OBJECTIVE: In mechanically ventilated patients a high fraction of the pressure can be dissipated to overcome the viscoelastic components of the respiratory system. Recently it was demonstrated that sigh improved oxygenation in mechanically ventilated ARDS patients. We evaluated if, in acute lung injury (ALI) patients, the sigh can be used to measure the respiratory viscoelastic properties. METHODS: Ten consecutive normal subjects undergoing general anaesthesia for minor abdominal surgery and ten ALI patients admitted to the ICU, were studied. Three sighs were administered every minute during the measurement period. The viscoelastic constants (E2, R2 and tau2) were determined by (i) a series of end-inflation airway occlusions (multiple breath method, MBM) and (ii) fitting the time course of the slow decay in pressure during end inspiratory pause of the sigh (sigh method, SM). The results were compared by means of the limits of agreement as modified for small sample sizes. RESULTS: Viscoelastic parameters were similar to those obtained in other studies. In normal subjects the mean differences (+/- SEM) of tau2, R2, and E2 given by the SM and the MBM were 0 +/- 0.04 s, 0.37 +/- 0.20 cmH2O L(-1) s, and 0.21 +/- 0.26 cmH2O L(-1), respectively. The mean differences (+/- SEM) of tau2, R2, and E2 in ALI patients were 0.02 +/- 0.02 s, 0.45 +/- 0.31 cmH2O L(-1) s, 0.34 +/- 0.36 cmH2O L(-1), respectively. No lack of agreement could be detected between the two methods in all variables in normal subjects and ALI patients. CONCLUSIONS: The long inflation time characteristic of the sigh allowed the determination of the viscoelastic constants by means of a simpler and faster method. Moreover it does not require very small tidal volumes, which can increase reabsorption atelectasis in ALI patients and can improve alveolar recruitment and oxygenation in these patients.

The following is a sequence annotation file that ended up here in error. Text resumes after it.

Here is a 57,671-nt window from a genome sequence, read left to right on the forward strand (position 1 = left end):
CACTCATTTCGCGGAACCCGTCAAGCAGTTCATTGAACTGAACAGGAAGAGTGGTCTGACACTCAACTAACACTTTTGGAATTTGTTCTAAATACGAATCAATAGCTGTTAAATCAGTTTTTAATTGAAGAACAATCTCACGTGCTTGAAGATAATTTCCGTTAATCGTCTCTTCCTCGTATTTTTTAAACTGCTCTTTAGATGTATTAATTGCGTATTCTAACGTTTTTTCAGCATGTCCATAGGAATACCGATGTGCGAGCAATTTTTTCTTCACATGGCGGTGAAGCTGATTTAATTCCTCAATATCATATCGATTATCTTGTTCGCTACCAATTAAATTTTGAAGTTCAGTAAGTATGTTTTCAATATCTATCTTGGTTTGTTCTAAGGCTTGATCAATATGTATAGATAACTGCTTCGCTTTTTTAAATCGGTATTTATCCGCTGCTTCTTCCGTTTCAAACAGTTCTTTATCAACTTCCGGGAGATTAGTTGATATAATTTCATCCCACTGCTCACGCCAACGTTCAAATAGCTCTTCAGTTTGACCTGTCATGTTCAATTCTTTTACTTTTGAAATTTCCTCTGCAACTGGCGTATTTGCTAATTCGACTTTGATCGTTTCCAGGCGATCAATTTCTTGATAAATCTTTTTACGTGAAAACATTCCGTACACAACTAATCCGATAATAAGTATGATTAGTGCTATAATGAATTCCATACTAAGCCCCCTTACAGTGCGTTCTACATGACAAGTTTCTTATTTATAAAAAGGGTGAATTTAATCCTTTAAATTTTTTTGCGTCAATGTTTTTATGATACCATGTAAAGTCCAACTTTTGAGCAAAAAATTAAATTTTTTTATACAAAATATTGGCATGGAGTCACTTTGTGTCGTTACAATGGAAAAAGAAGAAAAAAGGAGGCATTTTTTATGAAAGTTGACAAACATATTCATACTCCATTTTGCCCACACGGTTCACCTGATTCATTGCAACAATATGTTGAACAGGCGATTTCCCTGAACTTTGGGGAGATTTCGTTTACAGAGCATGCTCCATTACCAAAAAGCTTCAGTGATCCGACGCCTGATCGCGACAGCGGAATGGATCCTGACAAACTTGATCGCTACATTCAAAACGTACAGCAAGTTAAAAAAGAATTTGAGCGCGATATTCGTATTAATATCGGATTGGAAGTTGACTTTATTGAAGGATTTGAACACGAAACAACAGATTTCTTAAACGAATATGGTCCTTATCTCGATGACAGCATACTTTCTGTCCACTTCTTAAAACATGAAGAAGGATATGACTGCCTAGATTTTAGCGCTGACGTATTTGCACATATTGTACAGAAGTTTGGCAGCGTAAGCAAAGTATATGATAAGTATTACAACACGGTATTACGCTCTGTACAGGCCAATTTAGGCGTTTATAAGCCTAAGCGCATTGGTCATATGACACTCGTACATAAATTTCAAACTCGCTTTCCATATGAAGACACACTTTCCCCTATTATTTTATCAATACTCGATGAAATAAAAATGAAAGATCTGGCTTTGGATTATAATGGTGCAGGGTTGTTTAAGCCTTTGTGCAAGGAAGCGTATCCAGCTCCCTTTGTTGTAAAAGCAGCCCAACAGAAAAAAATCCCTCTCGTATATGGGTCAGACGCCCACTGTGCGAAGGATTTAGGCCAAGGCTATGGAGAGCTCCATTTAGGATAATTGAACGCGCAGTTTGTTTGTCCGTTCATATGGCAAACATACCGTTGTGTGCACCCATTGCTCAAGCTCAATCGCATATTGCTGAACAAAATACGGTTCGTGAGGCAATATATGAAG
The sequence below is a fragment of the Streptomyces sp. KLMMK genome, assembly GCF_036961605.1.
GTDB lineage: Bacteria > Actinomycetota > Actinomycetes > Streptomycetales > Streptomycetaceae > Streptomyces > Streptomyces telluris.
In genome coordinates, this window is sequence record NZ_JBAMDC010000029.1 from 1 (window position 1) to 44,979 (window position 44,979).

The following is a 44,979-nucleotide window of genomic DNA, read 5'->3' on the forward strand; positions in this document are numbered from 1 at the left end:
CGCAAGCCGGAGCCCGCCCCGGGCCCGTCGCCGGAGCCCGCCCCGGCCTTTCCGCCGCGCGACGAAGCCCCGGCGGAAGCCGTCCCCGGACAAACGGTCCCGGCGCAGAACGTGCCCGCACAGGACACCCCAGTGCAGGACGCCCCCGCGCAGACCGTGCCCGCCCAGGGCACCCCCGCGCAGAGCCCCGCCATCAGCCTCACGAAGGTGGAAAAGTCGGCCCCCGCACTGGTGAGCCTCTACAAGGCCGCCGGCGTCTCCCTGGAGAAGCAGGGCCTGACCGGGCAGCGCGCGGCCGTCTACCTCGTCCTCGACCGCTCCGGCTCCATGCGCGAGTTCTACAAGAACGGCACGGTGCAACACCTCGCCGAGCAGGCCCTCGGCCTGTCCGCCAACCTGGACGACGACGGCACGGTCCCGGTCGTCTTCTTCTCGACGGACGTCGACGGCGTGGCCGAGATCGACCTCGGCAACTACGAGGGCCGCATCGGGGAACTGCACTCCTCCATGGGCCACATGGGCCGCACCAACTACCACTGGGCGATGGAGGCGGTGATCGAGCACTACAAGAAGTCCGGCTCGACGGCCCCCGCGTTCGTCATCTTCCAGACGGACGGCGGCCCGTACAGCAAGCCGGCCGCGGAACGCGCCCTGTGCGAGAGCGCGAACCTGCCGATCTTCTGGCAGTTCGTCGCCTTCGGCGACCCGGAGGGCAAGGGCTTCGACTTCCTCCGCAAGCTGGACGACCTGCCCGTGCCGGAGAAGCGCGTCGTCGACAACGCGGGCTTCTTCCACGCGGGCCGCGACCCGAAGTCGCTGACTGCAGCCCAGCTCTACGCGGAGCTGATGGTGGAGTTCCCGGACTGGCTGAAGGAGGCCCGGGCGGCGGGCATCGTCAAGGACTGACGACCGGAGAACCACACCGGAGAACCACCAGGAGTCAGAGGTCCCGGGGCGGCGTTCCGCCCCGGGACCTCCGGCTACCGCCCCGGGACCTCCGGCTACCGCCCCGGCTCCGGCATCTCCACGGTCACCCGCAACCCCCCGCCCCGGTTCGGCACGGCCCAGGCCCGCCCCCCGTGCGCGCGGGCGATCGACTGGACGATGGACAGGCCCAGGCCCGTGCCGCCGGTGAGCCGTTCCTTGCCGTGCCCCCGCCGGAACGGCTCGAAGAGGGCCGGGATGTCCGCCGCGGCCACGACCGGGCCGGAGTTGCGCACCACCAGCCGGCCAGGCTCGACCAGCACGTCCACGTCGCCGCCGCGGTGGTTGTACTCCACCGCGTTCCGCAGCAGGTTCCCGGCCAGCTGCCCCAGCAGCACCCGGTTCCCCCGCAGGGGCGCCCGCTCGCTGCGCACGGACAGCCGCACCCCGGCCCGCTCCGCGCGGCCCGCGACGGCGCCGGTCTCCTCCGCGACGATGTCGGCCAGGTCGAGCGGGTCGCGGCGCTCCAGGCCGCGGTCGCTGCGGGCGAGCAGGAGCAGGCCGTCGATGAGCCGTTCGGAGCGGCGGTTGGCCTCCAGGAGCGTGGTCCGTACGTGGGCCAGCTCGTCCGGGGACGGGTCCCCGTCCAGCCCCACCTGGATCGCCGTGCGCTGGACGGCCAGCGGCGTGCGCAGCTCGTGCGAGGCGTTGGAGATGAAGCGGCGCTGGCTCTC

Sigh: tool to determine the respiratory viscoelastic properties.

LUCANGELO, UMBERTO;
2002-01-01

Abstract

OBJECTIVE: In mechanically ventilated patients a high fraction of the pressure can be dissipated to overcome the viscoelastic components of the respiratory system. Recently it was demonstrated that sigh improved oxygenation in mechanically ventilated ARDS patients. We evaluated if, in acute lung injury (ALI) patients, the sigh can be used to measure the respiratory viscoelastic properties. METHODS: Ten consecutive normal subjects undergoing general anaesthesia for minor abdominal surgery and ten ALI patients admitted to the ICU, were studied. Three sighs were administered every minute during the measurement period. The viscoelastic constants (E2, R2 and tau2) were determined by (i) a series of end-inflation airway occlusions (multiple breath method, MBM) and (ii) fitting the time course of the slow decay in pressure during end inspiratory pause of the sigh (sigh method, SM). The results were compared by means of the limits of agreement as modified for small sample sizes. RESULTS: Viscoelastic parameters were similar to those obtained in other studies. In normal subjects the mean differences (+/- SEM) of tau2, R2, and E2 given by the SM and the MBM were 0 +/- 0.04 s, 0.37 +/- 0.20 cmH2O L(-1) s, and 0.21 +/- 0.26 cmH2O L(-1), respectively. The mean differences (+/- SEM) of tau2, R2, and E2 in ALI patients were 0.02 +/- 0.02 s, 0.45 +/- 0.31 cmH2O L(-1) s, 0.34 +/- 0.36 cmH2O L(-1), respectively. No lack of agreement could be detected between the two methods in all variables in normal subjects and ALI patients. CONCLUSIONS: The long inflation time characteristic of the sigh allowed the determination of the viscoelastic constants by means of a simpler and faster method. Moreover it does not require very small tidal volumes, which can increase reabsorption atelectasis in ALI patients and can improve alveolar recruitment and oxygenation in these patients.
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Utilizza questo identificativo per citare o creare un link a questo documento: https://hdl.handle.net/11368/2615846
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